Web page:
This has an equally inportant interpretation that Brownian path X(t) avoids a set E with probability one i.e., P(R_{T}∩E = Φ ) = 1, if C(E)=0 (Takeuchi, 1964), so that on the set E⊆ R^{n}, V(x, t) fails to be bounded for all t.

In what follows we consider the occupation measure:

(E) = |{t∈[0, 1]: X(t)∈E}| as the distribution of heat source so that for any x∉<x_{t} : 0≤t≤1> and r, (B_{r}(x)) = 0

Note that for 0<t<1, (B_{r}(x))≤ T_{1}(r)+ T_{2}(r),

Where:

(12) |

is the total time spent by X(t) in B_{r}(0) and T_{2}(r) is the corresponding sojourn time for an independent copy of the dual X^{1} of X obtained by time reversal.

In order to obtain further information about the size of E such that E ∩ R_{T} = Φ , it is of interest to find a gauge function h such that

This allows us to consider the set

.

since for any and r small enough (B_{r} (x)) = 0

Dembo *et al*. (2000a, b) studied the random set

They proved the following

**Theorem 1 (Dembo et al., 2000a) **Let X(t), a Brownian motion in R

a.s.

whereand

**Theorem: 2 (Dembo et al., 2000b) **Let X(t) be a Brownian motion in R

a.s.

With a little modification, their methods extend, only with obvious changes to the following

**Theorem 3**

For X(t) a Brownian motion in R^{n}, n≥3

a.s

We focus on constructing a measure function h for which

To this end we state the following

**Theorem 4**

If X(t) is a Brownian motion in R^{n}, nâ‰¥3, T_{1} (r) and T_{2} (r) are independent copies of

Suppose

Then, with probability 1:

To prove the above theorem, we will need a few preliminary facts, in particular, the following lemmas

**Lemma 2 (Taylor, 1972) **For a Brownian motion X(t) in n-space, there is a λ

Whenever λ>λ_{0} = λ_{0} (ε, n)

**Lemma 3 (Perkins and Taylor, 1987)**

If

With |x| = ρ and Γ_{1} = Br_{1} (0) is a ball with centre of the origin and radius r_{1}

Then for a standard Brownian motion process in n-space, n≥3:

**Lemma 4 **For a Brownian path X(t) in R

Define

Then P(D_{k}) = 0 a.s for α >1

**Proof **From the obvious relationship

{ω : T(r, ω)≥s}⊆{w: X(s, ω)<r}

We have

We replace this event by a larger event.

X(t) does not leave Bα_{k+1} (0) before the time t>λ h(α_{k})

Let ,

where,

C_{k} = { X(t) does not leave Bα_{k+1} (0) Before time t > λ λ h(α_{k})}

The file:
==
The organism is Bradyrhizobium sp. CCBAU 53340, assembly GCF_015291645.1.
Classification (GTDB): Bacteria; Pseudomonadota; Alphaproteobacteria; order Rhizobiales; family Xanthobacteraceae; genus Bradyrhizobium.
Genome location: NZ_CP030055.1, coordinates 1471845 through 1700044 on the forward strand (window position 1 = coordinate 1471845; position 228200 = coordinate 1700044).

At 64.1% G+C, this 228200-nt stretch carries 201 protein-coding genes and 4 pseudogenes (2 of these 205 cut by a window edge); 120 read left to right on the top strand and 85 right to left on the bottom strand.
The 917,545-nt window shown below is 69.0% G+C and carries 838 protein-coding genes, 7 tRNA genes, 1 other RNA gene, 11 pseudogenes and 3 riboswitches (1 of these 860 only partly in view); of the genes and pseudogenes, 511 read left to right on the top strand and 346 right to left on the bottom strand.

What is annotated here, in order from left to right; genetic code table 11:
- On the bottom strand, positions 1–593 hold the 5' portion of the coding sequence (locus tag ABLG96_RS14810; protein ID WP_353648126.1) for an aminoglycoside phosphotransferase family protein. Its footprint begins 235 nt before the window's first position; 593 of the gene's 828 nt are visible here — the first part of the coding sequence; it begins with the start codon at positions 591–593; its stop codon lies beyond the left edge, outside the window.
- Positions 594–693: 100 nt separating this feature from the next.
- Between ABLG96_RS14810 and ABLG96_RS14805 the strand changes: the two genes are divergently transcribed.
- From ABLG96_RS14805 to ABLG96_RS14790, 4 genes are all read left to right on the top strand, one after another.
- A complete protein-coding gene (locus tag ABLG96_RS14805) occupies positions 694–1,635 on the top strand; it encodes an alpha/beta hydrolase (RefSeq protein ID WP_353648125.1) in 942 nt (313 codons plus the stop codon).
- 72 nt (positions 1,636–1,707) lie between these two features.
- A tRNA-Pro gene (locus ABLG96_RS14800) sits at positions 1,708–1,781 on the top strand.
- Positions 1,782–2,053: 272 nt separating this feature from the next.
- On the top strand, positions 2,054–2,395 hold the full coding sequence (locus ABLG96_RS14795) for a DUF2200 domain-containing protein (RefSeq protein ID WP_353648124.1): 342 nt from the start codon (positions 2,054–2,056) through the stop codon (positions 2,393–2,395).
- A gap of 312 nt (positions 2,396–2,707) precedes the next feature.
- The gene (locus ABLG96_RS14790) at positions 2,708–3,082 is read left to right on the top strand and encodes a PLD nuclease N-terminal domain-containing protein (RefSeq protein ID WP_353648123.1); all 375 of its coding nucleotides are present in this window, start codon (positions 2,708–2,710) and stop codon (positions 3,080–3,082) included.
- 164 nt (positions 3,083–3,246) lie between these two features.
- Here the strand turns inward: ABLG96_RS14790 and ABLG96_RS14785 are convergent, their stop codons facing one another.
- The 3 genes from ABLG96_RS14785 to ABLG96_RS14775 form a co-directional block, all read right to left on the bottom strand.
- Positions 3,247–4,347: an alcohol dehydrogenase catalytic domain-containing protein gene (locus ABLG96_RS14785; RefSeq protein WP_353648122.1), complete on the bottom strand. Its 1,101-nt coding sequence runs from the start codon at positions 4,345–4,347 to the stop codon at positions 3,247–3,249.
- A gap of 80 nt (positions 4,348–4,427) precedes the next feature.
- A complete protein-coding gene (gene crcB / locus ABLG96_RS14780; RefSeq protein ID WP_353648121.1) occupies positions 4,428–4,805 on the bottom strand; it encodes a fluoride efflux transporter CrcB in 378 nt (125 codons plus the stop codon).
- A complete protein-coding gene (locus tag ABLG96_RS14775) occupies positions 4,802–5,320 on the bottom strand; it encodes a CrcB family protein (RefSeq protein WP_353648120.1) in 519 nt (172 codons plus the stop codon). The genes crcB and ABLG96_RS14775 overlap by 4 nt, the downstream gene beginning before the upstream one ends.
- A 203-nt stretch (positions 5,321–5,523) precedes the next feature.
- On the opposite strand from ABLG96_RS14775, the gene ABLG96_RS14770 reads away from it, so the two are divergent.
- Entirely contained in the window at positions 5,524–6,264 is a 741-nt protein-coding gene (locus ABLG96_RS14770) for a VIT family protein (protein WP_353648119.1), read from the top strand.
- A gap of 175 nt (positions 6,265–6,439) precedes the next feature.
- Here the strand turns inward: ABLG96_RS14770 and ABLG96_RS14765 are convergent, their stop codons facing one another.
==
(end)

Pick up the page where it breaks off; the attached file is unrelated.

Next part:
By the choice of a_{k,} we take ρ large enough so that p(B_{k}\A_{k})≤1-ε = C_{1}.

By Lemma 3 P(C_{k}\B_{k}∩A_{k})≤C_{2}

so that

But, , by scaling

Thus by Lemma 2

we have:

By Borel Cantelli Lemma

P(D_{k}) = 0

We now prove Theorem 4

For a fixed

Define

Then

so that , where

for a constant c

But by Lemma 4

P(D_{k}) = 0 so that P(E_{k}) = 0

and thus E_{k} happens finitely often a.s for each λ and hence

since λ is any fixed number.

By the blumental zero-one law,we have

and so that and hence

a.s

**Theorem 5**

Suppose X(t) is Brownian motion in R^{n}, n≥3 and

Then for any compact set ECR^{n}

**Proof **We first show that Dim E<2 implies R

This follows from the fact that if x∉R_{T} then (B_{r}(x)) = 0 and by theorem 3 that

Dim E < 2 implies

R_{1}∩E = Φ a.s.

It remains to show that if Dim E > 2 then R_{T}∩E ≠ Φ a.s.

Pruit and Taylor (1996) have proved that if λ > 2

then Dim R_{1}≥λ a.s.

This implies that whenever Dim(E)>2, then R_{1}∩E ≠ Φ a.s.

We have characterized the geometric structure of the set of points x∈R^{n} for which the solution u(x, t) of the heat equation in R^{n} is unbounded for all t, by giving the size of such set of points (more precisely, the packing dimension of such set of points). Such points have, until very recently, been considered of little interest since the set of such points is of Lebesque measure zero. We have shown that the set has packing dimension 2 and thus is big. Moreover, we have shown that a set of zero heat capacity has zero packing measure in n-dimensional space.